[This excerpt is taken from A Primer for the Public Preaching of the Song of Songs (Manassas, VA: Outskirts Press, 2015), 12-13, 43-47.]
The Song was in circulation within both the religious and popular contexts of Israeli life. Pope writes, “In the Hebrew Bible the Song of Songs is placed among the Writings, ketubim, following Job as Five Scrolls (Song of Songs, Ruth, Lamentations, Ecclesiastes, Esther). This order corresponds to the sequence of their use in the liturgy, the Song of Songs being read on the eighth day of Passover.” Pope, Song of Songs, 18. Pope also notes on p. 18 that Rabbi Aquiba, who regarded the Song as the “veritable Holy of Holies,” uttered the following anathema upon those who considered the Song a mundane ditty, saying, “He who trills his voice in chanting the Song of Songs in the banquet house and treats it at a sort of song (zemir) has no part in the world to come.” Although Rabbi Aquiba understood the Song allegorically, clearly other Israelis took it otherwise. Alter states, “References in rabbinic texts suggest that at least by the Roman period the poems were often sung at weddings, and, whoever composed them, there was surely something popular about these lyric celebrations of the flowering world, the beauties of the female and male bodies, and the delights of lovemaking.” Robert Alter, The Art of Biblical Poetry (New York: Basic Books, Inc., Publishers, 1985), 186.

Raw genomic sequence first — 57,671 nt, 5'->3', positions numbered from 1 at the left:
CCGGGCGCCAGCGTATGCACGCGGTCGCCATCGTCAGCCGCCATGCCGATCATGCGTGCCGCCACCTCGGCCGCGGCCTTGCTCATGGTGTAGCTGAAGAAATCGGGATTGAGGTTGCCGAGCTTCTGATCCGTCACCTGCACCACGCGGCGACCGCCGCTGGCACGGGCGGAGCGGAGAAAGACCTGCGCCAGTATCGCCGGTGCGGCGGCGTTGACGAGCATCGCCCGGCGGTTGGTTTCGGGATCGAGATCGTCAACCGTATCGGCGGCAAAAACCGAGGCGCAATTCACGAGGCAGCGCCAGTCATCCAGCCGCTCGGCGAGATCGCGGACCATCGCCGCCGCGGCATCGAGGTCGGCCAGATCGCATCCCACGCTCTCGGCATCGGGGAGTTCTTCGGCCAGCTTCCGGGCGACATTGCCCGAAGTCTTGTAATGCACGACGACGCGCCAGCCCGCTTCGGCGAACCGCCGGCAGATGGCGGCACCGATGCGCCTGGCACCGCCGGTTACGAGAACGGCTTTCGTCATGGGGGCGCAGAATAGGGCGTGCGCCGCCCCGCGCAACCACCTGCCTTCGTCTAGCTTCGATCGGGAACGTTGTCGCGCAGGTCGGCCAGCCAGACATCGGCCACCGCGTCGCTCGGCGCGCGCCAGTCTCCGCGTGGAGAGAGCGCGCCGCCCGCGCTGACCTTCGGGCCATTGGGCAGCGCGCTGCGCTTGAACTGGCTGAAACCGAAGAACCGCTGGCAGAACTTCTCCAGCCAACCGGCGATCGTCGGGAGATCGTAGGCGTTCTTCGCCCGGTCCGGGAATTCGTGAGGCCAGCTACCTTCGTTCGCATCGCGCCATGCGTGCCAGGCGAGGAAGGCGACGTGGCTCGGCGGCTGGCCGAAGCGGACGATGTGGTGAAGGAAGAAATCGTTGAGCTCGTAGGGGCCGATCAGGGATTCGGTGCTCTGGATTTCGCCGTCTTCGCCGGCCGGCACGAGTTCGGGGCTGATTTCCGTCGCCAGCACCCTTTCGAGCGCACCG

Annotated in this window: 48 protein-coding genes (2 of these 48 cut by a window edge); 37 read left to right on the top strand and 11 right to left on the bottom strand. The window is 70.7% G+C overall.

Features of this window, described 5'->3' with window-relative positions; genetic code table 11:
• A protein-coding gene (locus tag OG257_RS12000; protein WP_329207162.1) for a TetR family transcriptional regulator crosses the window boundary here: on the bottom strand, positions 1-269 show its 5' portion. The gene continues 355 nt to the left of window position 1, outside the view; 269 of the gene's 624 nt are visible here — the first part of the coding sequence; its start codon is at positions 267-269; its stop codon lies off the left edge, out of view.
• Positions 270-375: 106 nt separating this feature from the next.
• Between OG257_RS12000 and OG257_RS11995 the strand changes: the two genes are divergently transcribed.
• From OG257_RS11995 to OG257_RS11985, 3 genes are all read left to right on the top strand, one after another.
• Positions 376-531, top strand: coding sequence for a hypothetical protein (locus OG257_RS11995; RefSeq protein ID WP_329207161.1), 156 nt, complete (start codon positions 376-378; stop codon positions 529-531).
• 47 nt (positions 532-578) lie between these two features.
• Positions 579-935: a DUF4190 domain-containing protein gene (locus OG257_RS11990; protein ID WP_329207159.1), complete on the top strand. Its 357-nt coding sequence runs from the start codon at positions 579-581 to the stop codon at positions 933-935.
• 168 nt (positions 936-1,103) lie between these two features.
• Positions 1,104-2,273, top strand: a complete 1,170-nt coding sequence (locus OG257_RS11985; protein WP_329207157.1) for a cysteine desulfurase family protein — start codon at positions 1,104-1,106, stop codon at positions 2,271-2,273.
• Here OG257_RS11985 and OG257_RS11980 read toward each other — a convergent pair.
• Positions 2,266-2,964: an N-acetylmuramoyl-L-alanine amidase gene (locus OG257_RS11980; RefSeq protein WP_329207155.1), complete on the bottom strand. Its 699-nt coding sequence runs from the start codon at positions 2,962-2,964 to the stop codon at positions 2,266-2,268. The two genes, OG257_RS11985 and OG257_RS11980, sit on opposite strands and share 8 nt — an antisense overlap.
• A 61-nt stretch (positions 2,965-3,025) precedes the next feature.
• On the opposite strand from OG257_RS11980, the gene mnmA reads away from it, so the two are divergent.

A great Jewish savant began his commentary on the Song of Songs with these words, “Know, my brother, that you will find great differences in interpretation of the Song of Songs. In truth they differ because the Song of Songs resembles locks to which the keys have been lost.” With 1,440 glosses on the Song of Song compiled by Patristic and Medieval scholars by 1110,the Church Fathers’ allegorical reading of the Songconfirm the assessment, “No other book of the Bible (except perhaps Revelation) suffers under so many radically different interpretations of the Song of Songs.”Lecturing on the Song of Songs in November 1530, Martin Luther expressed his dissatisfaction with the three primary interpretive methodologies of his predecessors, lamenting,
For we shall never agree with those who think it [the Song of Songs] is a love story about the daughter of Pharaoh beloved by Solomon. Nor does it satisfy us to expound it as the union of God and the synagogue, or like the [Alexandrian] tropologists, of the faithful soul. For what fruit can be gathered from these opinions?